Posts Tagged ‘beef’
Dim-sum-couver (點心哥華) continued onto Peaceful (和平飯店) in Yaletown. The smiling chef attached to the sign was a contrast to Peace Hotel, a violent Spaghetti Western film starring Chow Yun Fat (周潤發) of the same Chinese name as Peaceful Restaurant.
On a thoroughfare Peaceful was busy mid-afternoon. We were seated at the front window booth and pleased to connect to the free Wi-Fi as we sipped tea.
We ordered three items to share. Our enthusiastic waitress delivered each dish with flair. The first was xiao long bao (小籠包) or ‘soup dumplings’. A generous serving of eight, these had a thinner wrapping and lighter broth than the ones at No. 1 Shanghai Cuisine.
Sticky with hoisin sauce, four large portions of beef rolls were slices of five spice (五香粉) beef and green onions rolled in crispy flat bread.
The highlight at Peaceful was a bowl of blade sheared noodles (刀削麵). A thick tangle of handmade noodles was garnished with diced garlic, green onions and sizzling chilli oil. Steamed Chinese cabbage (白菜) tempered the heat. Each slippery noodle was swirled in the pungent sauce and slurped with glee.
As we waxed poetic about the blade sheared noodles, we noticed a Guy Fieri graffiti on the wall at the entrance.
I would drive to Vancouver just for another bowl of blade sheared noodles at Peaceful!
Originating from Portland, Mio Sushi recently opened in the Rollin Street Flats building. At the nexus of the Westlake thoroughfare between Whole Foods and the Tom Douglas hub, the location has high foot traffic. There are a dozen Mio Sushi franchises in Oregon and Washington State. The chain is a family friendly restaurant with an extensive menu of traditional and fusion items, sourced locally and sustainably where possible.
On a clear day natural light cascaded in the floor to ceiling windows. A long dining room consisted of comfortable booths and a handful of tables. Fuchsia lamp shades accented the earthy tones.
The sushi menu is laminated and you mark it with a dry erase pen.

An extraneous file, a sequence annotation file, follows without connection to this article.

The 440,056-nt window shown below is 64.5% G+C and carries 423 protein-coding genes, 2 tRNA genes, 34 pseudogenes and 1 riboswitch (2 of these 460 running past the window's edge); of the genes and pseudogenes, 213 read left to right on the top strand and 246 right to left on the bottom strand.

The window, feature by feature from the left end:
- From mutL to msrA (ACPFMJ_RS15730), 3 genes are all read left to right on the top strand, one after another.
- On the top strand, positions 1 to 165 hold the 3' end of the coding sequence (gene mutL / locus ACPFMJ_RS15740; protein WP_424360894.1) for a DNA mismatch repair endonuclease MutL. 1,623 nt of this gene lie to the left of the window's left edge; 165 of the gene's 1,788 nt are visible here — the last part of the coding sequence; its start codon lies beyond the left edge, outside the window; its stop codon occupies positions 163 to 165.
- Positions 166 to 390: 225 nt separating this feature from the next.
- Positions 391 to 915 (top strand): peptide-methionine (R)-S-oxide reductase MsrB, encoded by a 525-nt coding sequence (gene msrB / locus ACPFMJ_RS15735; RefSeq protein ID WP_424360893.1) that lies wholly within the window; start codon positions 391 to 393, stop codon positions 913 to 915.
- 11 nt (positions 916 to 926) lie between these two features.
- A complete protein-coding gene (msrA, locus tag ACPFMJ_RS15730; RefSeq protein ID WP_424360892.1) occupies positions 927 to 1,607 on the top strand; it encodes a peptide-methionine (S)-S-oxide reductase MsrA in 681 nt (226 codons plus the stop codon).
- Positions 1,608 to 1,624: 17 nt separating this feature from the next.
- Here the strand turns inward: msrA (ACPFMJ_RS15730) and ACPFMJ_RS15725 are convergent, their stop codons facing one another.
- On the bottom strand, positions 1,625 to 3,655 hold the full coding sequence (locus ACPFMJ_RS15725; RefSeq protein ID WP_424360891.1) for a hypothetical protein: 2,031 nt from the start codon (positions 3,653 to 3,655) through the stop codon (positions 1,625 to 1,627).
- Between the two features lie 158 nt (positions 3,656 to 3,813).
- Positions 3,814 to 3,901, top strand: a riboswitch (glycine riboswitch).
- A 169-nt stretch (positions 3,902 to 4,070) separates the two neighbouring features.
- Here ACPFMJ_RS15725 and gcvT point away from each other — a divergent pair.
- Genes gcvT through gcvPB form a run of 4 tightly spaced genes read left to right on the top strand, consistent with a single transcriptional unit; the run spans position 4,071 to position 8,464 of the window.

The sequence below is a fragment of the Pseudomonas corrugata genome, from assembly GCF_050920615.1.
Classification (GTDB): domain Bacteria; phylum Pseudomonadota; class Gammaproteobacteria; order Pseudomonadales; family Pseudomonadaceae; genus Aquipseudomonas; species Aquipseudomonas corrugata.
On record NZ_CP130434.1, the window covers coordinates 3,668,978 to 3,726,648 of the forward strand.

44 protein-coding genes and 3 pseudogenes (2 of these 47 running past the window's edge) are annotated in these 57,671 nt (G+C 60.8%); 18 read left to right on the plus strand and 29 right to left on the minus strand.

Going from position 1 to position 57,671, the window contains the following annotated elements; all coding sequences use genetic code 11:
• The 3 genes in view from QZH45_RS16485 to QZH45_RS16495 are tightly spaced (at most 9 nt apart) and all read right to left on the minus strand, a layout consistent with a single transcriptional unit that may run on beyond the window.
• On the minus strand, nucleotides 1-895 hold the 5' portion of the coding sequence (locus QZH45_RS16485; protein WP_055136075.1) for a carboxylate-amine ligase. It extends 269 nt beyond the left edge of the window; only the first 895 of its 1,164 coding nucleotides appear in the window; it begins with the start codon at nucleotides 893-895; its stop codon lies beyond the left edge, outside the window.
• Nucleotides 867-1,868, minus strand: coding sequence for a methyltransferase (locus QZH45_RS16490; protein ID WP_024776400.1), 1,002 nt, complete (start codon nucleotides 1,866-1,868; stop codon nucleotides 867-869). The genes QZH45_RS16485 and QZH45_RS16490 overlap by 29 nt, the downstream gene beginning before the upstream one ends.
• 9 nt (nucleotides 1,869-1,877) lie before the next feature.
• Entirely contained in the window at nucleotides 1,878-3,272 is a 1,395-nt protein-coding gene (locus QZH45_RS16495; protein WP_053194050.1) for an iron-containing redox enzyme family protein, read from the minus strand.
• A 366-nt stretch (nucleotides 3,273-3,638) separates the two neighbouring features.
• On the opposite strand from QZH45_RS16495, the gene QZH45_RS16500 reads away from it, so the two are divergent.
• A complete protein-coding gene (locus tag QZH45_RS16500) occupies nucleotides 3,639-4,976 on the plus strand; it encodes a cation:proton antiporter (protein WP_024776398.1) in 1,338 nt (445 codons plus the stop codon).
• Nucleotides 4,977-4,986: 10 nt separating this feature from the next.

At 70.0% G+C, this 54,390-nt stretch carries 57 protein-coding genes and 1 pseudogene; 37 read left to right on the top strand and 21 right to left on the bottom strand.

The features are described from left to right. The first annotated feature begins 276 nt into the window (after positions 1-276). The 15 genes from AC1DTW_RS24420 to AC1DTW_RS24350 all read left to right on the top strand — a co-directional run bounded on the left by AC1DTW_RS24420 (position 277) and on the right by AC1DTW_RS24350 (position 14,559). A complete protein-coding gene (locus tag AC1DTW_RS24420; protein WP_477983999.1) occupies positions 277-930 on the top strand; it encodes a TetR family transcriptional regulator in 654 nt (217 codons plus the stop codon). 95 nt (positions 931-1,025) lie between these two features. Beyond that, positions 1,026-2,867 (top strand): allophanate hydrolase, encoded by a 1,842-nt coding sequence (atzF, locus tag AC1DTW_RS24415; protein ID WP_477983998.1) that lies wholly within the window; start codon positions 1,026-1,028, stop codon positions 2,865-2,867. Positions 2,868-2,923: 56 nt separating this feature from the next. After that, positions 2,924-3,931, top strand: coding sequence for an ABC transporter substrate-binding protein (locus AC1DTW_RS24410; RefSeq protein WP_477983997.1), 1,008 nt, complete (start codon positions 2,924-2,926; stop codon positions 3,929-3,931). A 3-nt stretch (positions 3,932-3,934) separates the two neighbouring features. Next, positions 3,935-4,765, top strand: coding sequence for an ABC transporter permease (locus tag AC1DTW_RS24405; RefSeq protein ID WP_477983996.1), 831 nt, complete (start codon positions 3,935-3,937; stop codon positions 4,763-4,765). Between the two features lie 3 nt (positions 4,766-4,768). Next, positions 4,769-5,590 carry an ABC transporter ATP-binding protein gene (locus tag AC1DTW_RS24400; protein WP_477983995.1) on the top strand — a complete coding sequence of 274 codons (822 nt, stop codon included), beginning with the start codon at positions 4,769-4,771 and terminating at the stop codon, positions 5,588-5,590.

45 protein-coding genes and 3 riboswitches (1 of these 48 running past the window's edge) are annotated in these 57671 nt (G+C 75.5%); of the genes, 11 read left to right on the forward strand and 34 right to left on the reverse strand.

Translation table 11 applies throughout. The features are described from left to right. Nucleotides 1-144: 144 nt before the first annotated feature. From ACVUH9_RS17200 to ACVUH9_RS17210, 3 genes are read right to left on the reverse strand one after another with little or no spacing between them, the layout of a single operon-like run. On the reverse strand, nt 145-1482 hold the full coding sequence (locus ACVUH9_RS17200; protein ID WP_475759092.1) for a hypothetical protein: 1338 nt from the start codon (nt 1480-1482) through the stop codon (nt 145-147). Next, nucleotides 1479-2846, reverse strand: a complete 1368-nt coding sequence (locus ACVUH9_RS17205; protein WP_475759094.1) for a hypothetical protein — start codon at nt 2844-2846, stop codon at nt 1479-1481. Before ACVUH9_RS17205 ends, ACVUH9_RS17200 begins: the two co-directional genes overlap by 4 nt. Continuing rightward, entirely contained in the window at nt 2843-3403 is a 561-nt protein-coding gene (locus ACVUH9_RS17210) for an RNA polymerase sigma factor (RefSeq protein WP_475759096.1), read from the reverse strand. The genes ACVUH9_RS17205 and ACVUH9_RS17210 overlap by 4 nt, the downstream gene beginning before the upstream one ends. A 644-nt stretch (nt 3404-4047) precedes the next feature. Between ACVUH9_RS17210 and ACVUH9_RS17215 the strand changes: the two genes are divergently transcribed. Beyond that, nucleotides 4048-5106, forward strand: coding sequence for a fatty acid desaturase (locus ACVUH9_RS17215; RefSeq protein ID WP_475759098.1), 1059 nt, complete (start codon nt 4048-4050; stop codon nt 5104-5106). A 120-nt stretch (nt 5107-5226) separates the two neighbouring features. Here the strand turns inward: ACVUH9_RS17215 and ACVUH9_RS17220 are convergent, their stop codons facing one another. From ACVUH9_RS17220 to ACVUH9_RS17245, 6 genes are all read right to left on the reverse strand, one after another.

Ceramic tea cups are emblazoned with the Chinese and Japanese character for luck.
A cloudy dashi broth with wakame and cubed tofu, the distinct umami flavour of the miso soup was soothing.
Mr S ordered a bento. Clockwise from top left: mixed salad, assorted tempura, agedashi tofu, beef yakiniku and California roll. Served with a bowl of rice, each component of the bento was a generous portion and freshly made.
An appetiser size assorted tempura had crunchy battered vegetables and prawns.
On a sizzling hot plate, the teriyaki had strips of chicken dusted with sesame seeds with a side of steamed vegetables. The syrupy sauce was balanced and I happily emptied my bowl of rice.
As with most eateries in South Lake Union, Mio Sushi was quiet on a weekend but I’ve walked by during the week when it’s been full.
Disclosure: I received a demo product from Duo PR. This is not a sponsored post.
I loved the convenience of the SousVide Supreme Demi. Any combination of protein, and dry or solid seasoning can be vacuum sealed in a food grade plastic pouch and cooked sous vide. A homely dinner can be prepared quickly with ingredients in the fridge and pantry.
I followed this recipe for sous vide steak. A slab of butter, bruised garlic cloves and sprigs of thyme were added to the sirloin sprinkled with salt and pepper.
The portions were submerged at sixty degrees Celsius for at least forty five minutes to cook the steak to medium. You can adjust the temperature to cook the steak to your preference.
With the sirloin steak in the water oven, I cut up vegetables for roasting, and caramelised onions and sautéed mushrooms for a sauce.
I skipped the final step of searing and served the sirloin sliced. The meat was buttery and tender, and a perfect medium.
The only limitation was cooking steaks to different levels of doneness but Mr S was happy to compromise.
After a fun afternoon tenpin bowling at Garage Billiards, we sought reprieve from the darkness that was the end of daylight saving. The sister restaurant of the soon-to-be relocated Restaurant Zoë, Quinn’s gastropub is at the busy corner of Pike and 10th.
I love the architecture of Capitol Hill. Single or double story buildings are converted into spacious gathering places with floor to ceiling windows and mezzanine levels.
The entrance curtain parted to reveal a moodily lit loft. The bar is at the front and there are tables on the ground floor and upstairs.
We were seated by the window upstairs with a view of neon signs and street traffic. The wall was decorated with animal themed artwork, including these drawings of a plump pig and cow.